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Home » Maxims » When it comes to repair, the fastest wins.

When it comes to repair, the fastest wins.

by Stan Tatkin, PsyD, MFT,

Our brain is biased toward making war than love. Our brainstem and lower limbic structures are always on the lookout for threat and danger. And painful memories are more easily made than pleasurable ones. This bias serves the human imperative “thou shalt not be killed.” Memories are formed, at least in large part, by glutamate (neurotransmitter) and adrenaline (hormone). Strong or intense emotional experience, aided by glutamate and adrenaline, will help long term memory formation, particularly if the emotional intensity is protracted.

When one person hurts another, intentionally or not, the injured party seeks relief. If relief is not provided in a timely manner, that hurt will likely go into long term memory. When partners ignore or dismiss injuries or make unskillful attempts at repair, the offending partner is CREATING a bad memory in the injured partner — something that will certainly come back to haunt.

Remedy: Fix, repair, make right, or do whatever is necessary to relieve an injured partner (can be a child or any other adult) FAST or as quickly as possible to keep that experience from going into long term memory. From the point of injury to the point of repair (relief) — the clock is ticking and it is ticking against both parties. An acute reaction to injury changes neurochemistry and that as mentioned can be remedied by swift repair. However, chronic reaction to injury can have deleterious effects on both brain and body. Chronic hurt (bad feelings) due to improper or non-existent repair leads to negative psychobiological consequences for both the injured and offending partner. The relationship becomes more dangerous, negative thoughts and emotions amplify and spill over to other events, and both partners immune systems take a hit.

Repair, fix, relieve your partner even if it isn’t/wasn’t your fault. The fastest wins and those who delay will lose.

Don’t just take my word for it. See for yourself and let me know.

Copyright 2012 — Stan Tatkin, Psy.D. — all rights reserved


  1. Enjoyed the blog Stan! Thanks a lot.

    Going to push share and repost on my Facebook page.


  2. Ed Morrison says:

    Great way to put it, Stan. Carol and I keep getting better at it. Repair better and faster and we’re happier.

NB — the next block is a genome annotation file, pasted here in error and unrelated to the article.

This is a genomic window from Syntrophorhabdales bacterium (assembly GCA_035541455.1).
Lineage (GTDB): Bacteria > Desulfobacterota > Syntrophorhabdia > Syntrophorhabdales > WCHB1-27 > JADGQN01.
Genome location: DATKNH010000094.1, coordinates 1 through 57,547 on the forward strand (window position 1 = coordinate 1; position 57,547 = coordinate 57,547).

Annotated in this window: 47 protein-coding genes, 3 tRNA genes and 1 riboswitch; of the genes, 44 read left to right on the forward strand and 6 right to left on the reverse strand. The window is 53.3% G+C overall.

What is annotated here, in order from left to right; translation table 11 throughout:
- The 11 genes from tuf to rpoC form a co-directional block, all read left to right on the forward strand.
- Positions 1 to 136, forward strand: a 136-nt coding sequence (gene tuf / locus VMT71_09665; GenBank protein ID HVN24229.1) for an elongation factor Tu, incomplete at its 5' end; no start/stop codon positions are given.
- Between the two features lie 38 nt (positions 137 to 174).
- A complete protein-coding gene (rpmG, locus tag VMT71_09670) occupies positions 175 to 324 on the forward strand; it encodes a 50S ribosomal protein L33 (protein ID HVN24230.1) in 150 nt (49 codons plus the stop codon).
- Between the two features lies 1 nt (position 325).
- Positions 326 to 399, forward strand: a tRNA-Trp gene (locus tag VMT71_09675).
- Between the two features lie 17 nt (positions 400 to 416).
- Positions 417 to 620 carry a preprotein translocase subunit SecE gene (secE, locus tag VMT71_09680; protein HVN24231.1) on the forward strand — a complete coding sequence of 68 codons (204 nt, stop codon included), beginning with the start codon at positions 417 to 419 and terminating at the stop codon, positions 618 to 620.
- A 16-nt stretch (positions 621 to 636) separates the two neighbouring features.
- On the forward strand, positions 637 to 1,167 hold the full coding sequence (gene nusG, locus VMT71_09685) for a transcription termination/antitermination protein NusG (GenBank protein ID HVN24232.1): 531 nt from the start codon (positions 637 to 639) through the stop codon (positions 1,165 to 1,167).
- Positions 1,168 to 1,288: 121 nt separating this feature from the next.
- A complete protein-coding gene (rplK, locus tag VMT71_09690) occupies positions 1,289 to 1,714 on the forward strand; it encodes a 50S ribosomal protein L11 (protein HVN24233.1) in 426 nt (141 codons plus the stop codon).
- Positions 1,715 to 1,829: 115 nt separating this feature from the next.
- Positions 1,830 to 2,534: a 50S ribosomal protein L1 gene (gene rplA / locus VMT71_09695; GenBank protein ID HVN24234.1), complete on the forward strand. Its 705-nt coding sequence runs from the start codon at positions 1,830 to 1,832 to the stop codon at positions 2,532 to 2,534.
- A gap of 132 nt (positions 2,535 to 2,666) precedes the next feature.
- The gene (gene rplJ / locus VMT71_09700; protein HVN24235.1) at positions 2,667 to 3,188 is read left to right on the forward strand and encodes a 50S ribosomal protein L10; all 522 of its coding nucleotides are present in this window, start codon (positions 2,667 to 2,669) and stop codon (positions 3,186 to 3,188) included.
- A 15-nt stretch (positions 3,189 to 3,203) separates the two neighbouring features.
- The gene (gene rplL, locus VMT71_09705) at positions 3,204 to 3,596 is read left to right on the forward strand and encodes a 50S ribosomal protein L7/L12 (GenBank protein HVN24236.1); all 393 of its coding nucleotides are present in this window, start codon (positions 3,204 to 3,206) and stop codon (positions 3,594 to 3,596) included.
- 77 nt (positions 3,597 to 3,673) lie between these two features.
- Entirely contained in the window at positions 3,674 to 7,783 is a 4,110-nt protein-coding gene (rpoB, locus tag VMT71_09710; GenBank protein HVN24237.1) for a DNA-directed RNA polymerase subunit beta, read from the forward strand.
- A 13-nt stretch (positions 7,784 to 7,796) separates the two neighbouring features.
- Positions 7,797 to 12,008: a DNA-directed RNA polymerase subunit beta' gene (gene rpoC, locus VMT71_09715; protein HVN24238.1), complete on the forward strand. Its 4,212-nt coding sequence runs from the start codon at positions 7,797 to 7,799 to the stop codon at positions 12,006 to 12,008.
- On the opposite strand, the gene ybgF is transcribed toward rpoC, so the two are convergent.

3. Lon Rankin says:

    Most helpful, Stan.

    This maxim is at the heart of the work with my clients, and helping them relaize this, and move towards doing something else is very gratifying.

    Also, getting to practice it in my own marriage has confirmed for my wife and myself the truth, and power, of this awareness. We’re getting fast! and so I can testify to its effectiveness.

    Thanks for sharing this potent guiding principle in an area so important for so many of us.


  4. Tom Olschner says:

    I think this is a powerful principle and I’m glad to better understand the neuroscience behind it. I’d like to offer a spiritual integration perspective. On his Sermon on the Mount Jesus said, “I tell you that anyone who says to his brother [you are an Air-head], is answerable to the Sanhedrin…Therefore, if you are offering your gift at the altar and there remember that your brother has something against you, leave your gift there in front of the altar. First go and be reconciled to your brother; then come and offer your gift.” (Matthew 5:22-24). Couples often argue that they did nothing wrong. I like this teaching because the focus is not on whether you’ve done something wrong toward your brother for which you need to ask for forgiveness. The focus is on whether your brother (this would include your partner!) has something against you. If so, it is imperative that YOU initiate the reconciliation. I think that this teaching also speaks to the importance of the urgency of the need for reconciliation, “Drop what you’re doing and go be reconciled NOW!” I think that understanding the neurobiological mechanics of that urgency can empower couples to act to bring reconciliation.


  5. James says:

    Nice piece, Stan -this info is a great foundation for persuading folks that rapid repair is essential. So glad you’re doing this blog!


  6. Mark Reid says:

    I have been using this idea quite a bit with couples along with amplifying the positive. When the idea of quick repair is difficult for them it then indicates a deeper issue that can then be explored.


  7. springload says:

    Thanks for this! More please!


  8. Ruth Martin says:

    i see it also in clients who are still waiting for the Magic Phone Call from the offending parent(s). It’s the holding on, refusal to reframe, forgive, etc. that has to also have been changing their neurochemistry. what about this kind of situation, Stan. I would love to hear your take on this.


  9. Lale Akat says:

    cristal clear explanation! Grateful!


  10. Michael says:

    Stan–Not sure if you’re still reading these, but…
    I like this and generally agree, but what this scenario: an angry-resistant/avoidant couple where the angry-resistant is overly quick to try to repair because of her need for reassurance and the avoidant tends to excessively need space after conflict. Couldn’t this suggestion drive the angry-resistant to try to repair too early and too often, thus provoking more conflict, when allowing space (and then repairing) is what the avoidant needs?


  11. […] Repair quickly What distinguishes successful couples from those that break-up is the ability to repair swiftly. Hurt, injury, conflict are all normal, inevitable and necessary for growth within a relationship. […]


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